Summit Monsoon Picture of the Week

My third grade class picture.
A third-grade class picture from my Catholic School days.

Sister Mary Ellie-Font taught us about purgatory in the third grade—and she wasn’t talking about the Colorado ski resort. Heaven and Hell weren’t enough to cover the petty sins not covered by commandments. So, Catholics came up with alternative punishment to keep us in line. One way or another, we were going to pay for the Big Mac we ate on Friday. Purgatory is a holding cell where we would stay until God had enough free time to sort us out—or someone specifically prayed for our soul. At the age of eight, we learned that you could skate from anything if you had connections.

For the last couple of months, it feels like we’ve been living in that purgatory-like state of limbo. We’re waiting for something to happen. When we got our vaccine shots this spring, we all climbed aboard a trolley to the beach. Now it seems like the streetcar is lurching to a halt, and our confidence in the future is waning.

Back in the spring, Queen Anne and I were eager to get back on the road. We were ready to bring back pictures from foreign lands, exotic cities, and far-off islands. We’re not sure the world is ready for that. With the spread of virus variants and rising infection rates, we’ve decided to play it safe a while longer. After all, we’re still in the same high-risk group as when this pandemic began. Besides, that’s what our doctors suggested.

For August, we’re going to hang around our neighborhood, but I wanted to bring you something different. Last week, I wrote about the monsoons and how they brought much-needed rain and spectacular evening light shows. So, this month I’m featuring monsoon clouds—the prettier side of our summer rainy season instead of the floods and muck on the evening news.

Summit Monsoon - Thunderstorms build over the mountains by day, and then move down to the desert floor in the evenings.
Summit Monsoon – Thunderstorms build over the mountains by day and then move down to the desert floor in the evenings.

I took this week’s picture in our town’s natural amphitheater—where the old mine and pioneer cemetery is. It shows one of the Date Creek Range’s low peaks and thunder clouds building over the distant Weaver Mountains. The storms only happen when enough moisture moves up from Mexico. Then, the billowing thunderheads form high over the Bradshaw Mountains and flow into the desert. The rain cells are not particularly big, so we never know where it will rain—some nights, we get dust and wind, and other evenings we get drenched. However, the winds cool off the air enough to watch the show from the front porch, making the summers bearable.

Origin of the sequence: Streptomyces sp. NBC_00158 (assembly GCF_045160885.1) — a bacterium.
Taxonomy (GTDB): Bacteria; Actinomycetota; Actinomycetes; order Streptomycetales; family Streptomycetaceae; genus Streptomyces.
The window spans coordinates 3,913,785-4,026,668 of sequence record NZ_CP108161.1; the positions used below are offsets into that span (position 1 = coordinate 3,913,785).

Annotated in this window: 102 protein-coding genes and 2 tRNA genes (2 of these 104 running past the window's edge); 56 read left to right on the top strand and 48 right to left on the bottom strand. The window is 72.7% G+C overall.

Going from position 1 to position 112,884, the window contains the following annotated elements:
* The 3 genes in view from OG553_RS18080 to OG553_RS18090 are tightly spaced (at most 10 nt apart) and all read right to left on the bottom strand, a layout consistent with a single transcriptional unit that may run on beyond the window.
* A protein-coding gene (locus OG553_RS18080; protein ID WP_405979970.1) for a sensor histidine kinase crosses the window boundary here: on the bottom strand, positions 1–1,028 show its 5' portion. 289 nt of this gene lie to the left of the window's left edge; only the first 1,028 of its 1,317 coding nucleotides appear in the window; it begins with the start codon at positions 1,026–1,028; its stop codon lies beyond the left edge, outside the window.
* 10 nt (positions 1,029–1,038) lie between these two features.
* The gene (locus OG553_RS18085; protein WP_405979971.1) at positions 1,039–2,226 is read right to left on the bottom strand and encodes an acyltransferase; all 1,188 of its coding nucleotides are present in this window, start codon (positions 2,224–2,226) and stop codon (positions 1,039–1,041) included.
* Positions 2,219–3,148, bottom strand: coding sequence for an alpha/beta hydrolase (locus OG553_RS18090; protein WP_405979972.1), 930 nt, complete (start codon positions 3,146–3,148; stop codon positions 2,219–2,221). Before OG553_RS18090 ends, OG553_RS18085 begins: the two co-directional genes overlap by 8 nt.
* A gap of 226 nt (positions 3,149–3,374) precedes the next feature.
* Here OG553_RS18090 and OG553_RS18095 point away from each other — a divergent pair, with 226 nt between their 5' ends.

You can see a larger version of Summit Monsoon on its Web Page by clicking here. Be sure to come back next week to see the next image that I bagged on my cloud hunt.

Until next time — jw

Stanton Dusk Picture of the Week

On my last outing, I spent an afternoon exploring the Stanton Road searching for suitable photography subjects. The dirt road runs along the base of the Weaver range between Arizona Highway 89 and the Stanton ghost town. There, you can either continue up the hill on the back road to Yarnell—something that I’ll do in the future—or take the Octave road to the old Octave Mine site. I drove down the road until it became too rough for my wimpy truck and I turned around. The light was failing anyway, so I decided to call it a day. I was almost back to Stanton, and as I rounded a corner, I saw this scene and stopped the truck so I could take a photo. I call this shot Stanton Dusk and it’s my new photo of the week.

Stanton Dusk
Stanton Dusk – The sun at the western horizon lights the ridges along the Weaver Range behind the ghost town of Stanton.

The low sun lighting the mountain ridges is what first caught my attention. The ridgelines highlighted like that keeps Weaver Mountain from being a flat silhouette and adds texture and perspective to the large dark shape. I think the sky and clouds contribute to a sense of open space. Finally, the light-colored structures atop the lower ridge anchor the frame. This shot has many of the elements that Ansel Adams captured in his masterpiece: Moonrise over Hernandez (I must mention that the image in this link is a poor representation of one of his original prints). I’m not saying that my shot has the stature of his, but Moonrise has long been a personal inspiration and I can see some of the influences in my shot. Of course, my shot doesn’t have a moon and—as some photographers do—I could add one in post-processing, but I won’t.

You can see a larger version of Stanton Dusk on my Website here. Examine both pieces and see if you agree with me. Can you see the similarity in the dark sky, the light structures, background mountain, and clouds, or am I fantasizing? Please feel free to share your thoughts in the comment section below and don’t be bashful about clicking on the Like button if you enjoyed this post.

Until next time — jw